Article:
By Kent Milligan; The Whetstone
DaQuan Martin has been a Wesley College for five years and said he is finally graduating this year.
“One of the main reasons I didn’t graduate on time is the lack of advising as well as taking classes that I didn’t need,” he said.
Students may find themselves staying a little longer in college than four years if they don’t keep an eye on their credits.
“You thought you were taking the right classes and you take classes that don’t go toward graduation credits,” Martin said. “Now, I stay on top of my classes and do everything that is needed to graduate and advise myself.”
Nazire Jordan also has been in Wesley College for five years.
“I was lazy, chilling too much, lack of adviser help, and a lot of unnecessary classes I didn’t need to take,” he said. “To ensure that I make it out of here I am doing my homework more. It’s important because if you don’t do it, your chances of passing are low.”
Jordan’s said for students to stay on top they might try doing homework as a group.
“Get a group of friends and make sure they keep you up and do your homework together and figure it out as the year goes on,” he said.
Martin also has advice for students.
“Work harder,” he said. “Ensure that you are on the right path and ensure that you are diligent to yourself. Wesley is a stressful environment, but at the end of the day we all got to get out of here.”
Senior Kai Lee, multimedia communication major said he has been at Wesley for five years because he changed his major.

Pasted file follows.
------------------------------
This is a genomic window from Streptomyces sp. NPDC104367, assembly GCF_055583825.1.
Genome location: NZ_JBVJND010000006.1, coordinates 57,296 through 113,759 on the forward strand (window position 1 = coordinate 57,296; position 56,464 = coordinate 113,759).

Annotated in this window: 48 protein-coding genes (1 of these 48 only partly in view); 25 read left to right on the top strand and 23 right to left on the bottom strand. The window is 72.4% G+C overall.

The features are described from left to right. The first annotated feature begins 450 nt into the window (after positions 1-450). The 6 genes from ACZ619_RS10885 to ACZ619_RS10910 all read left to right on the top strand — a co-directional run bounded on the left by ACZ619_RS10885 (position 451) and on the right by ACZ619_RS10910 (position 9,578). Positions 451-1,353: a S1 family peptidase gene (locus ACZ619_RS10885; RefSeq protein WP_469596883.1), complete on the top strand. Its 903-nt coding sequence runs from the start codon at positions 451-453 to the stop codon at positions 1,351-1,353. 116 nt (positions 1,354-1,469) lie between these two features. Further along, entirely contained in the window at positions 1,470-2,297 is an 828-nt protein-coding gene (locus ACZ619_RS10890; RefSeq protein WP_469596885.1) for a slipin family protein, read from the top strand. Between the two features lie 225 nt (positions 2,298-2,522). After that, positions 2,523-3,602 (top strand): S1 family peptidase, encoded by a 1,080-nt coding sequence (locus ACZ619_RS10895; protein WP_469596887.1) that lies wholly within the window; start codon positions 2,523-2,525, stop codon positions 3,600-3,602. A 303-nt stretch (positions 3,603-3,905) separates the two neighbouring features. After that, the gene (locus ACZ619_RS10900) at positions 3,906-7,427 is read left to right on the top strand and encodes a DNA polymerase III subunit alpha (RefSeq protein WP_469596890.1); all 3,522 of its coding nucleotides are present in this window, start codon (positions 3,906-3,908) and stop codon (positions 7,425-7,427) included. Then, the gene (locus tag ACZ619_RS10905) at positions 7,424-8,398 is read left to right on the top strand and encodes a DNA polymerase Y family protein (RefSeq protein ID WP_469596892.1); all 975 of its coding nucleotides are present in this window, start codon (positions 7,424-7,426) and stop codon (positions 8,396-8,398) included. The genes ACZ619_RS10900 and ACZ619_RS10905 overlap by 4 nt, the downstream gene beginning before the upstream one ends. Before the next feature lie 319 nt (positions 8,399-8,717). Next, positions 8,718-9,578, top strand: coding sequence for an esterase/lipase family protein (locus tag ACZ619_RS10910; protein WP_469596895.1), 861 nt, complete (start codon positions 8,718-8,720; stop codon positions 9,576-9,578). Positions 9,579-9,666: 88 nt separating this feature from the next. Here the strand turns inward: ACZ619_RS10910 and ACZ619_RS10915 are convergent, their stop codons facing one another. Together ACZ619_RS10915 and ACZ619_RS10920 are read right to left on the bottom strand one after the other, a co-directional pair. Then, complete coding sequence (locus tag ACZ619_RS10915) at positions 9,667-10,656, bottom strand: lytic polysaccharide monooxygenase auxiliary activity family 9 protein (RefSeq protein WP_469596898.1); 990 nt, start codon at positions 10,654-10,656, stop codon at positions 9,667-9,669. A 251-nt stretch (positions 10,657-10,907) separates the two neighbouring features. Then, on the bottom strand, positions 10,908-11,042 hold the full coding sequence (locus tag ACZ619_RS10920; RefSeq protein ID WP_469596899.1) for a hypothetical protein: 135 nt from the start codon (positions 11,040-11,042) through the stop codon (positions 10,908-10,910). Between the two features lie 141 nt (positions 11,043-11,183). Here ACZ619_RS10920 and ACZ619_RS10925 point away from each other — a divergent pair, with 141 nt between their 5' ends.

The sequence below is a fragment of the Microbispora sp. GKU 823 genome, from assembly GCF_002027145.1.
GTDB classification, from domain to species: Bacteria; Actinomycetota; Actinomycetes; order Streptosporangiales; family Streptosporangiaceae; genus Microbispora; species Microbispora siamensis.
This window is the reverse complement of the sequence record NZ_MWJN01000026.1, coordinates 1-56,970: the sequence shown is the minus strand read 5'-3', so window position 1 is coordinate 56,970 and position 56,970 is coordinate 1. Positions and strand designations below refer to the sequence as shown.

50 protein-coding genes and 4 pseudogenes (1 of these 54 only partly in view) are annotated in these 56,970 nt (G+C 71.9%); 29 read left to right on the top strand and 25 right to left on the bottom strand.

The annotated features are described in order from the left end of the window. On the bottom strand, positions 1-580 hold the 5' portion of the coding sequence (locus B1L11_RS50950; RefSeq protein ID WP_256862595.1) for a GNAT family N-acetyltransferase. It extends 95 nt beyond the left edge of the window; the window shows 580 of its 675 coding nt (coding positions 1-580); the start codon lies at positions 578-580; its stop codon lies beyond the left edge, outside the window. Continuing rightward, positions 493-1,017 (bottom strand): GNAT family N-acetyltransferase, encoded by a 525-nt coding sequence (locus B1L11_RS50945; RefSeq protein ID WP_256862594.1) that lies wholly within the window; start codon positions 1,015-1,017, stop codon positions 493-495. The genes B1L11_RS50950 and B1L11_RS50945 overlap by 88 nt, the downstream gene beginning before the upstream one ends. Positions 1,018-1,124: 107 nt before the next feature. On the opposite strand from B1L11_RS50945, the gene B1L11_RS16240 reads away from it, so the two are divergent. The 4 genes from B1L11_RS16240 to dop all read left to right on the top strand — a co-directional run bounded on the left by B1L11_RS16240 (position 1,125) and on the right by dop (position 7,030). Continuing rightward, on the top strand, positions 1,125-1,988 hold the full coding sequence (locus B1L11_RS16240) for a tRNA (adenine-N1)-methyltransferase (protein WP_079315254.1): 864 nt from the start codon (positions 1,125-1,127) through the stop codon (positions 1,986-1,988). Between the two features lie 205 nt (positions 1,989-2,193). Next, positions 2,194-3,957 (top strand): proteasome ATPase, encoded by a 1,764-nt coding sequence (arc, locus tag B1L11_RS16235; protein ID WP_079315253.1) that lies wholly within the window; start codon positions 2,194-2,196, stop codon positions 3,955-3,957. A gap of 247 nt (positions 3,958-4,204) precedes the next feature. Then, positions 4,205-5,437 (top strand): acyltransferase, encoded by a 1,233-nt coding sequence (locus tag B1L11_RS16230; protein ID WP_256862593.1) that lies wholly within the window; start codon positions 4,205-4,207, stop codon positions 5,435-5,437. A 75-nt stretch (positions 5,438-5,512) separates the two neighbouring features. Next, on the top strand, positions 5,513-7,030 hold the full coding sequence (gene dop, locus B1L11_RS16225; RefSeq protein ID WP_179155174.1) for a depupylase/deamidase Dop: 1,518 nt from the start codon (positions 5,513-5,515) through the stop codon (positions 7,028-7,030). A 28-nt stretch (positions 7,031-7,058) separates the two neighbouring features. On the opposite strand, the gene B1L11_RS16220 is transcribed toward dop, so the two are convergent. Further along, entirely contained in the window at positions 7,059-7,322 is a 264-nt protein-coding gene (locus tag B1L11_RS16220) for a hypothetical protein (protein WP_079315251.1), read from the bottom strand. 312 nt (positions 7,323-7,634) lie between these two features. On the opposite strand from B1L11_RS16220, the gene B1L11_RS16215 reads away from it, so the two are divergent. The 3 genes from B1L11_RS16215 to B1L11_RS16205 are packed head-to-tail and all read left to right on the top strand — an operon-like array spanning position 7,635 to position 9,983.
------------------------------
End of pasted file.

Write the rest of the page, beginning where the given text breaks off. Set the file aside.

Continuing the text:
“I waited until my sophomore year to do that and they said it would be an extra year,” he said.
It was his own fault.
“When I was about a freshman and sophomore, I was really irresponsible,” he said. “I wasn’t doing my homework and doing nothing but playing a lot of games. Now, I’m turning my work on time, not missing every single class, and communicate with other students by starting or joining group messages to understand what we did in class. I talk to teachers and show them that I care.”
Lee’s advice to students is to understand what you are doing.
“Stay on top of your stuff,” he said. “Make sure you know what you’re doing and know your whole curriculum, prerequisites and triple check with financial aid.”
If you don’t do that, you and your adviser could make mistakes.
Danielle Archambault, the assistant director of student success & retention, said students need 124 credits to graduate. Each major has different requirements.
“Sometimes students who come in underprepared for college academically must take certain courses to take them up to speed and that may put them behind,” she said.
Archambault said she helps students who ask for help with an advising folder.
“When they get their folder ready, it’s going to have things that I hope in the future they can benefit for themselves – such as a change of major form, add/drop form and an academic calendar that can tell the dates and deadlines,” she said.
Archambault said there are many ways a student might get organized.
“We have time management seminars and excel files that are preprogrammed to help students when their free blocks of time are,” she said. “We have organizational tutors and academic coaches which are great resources.”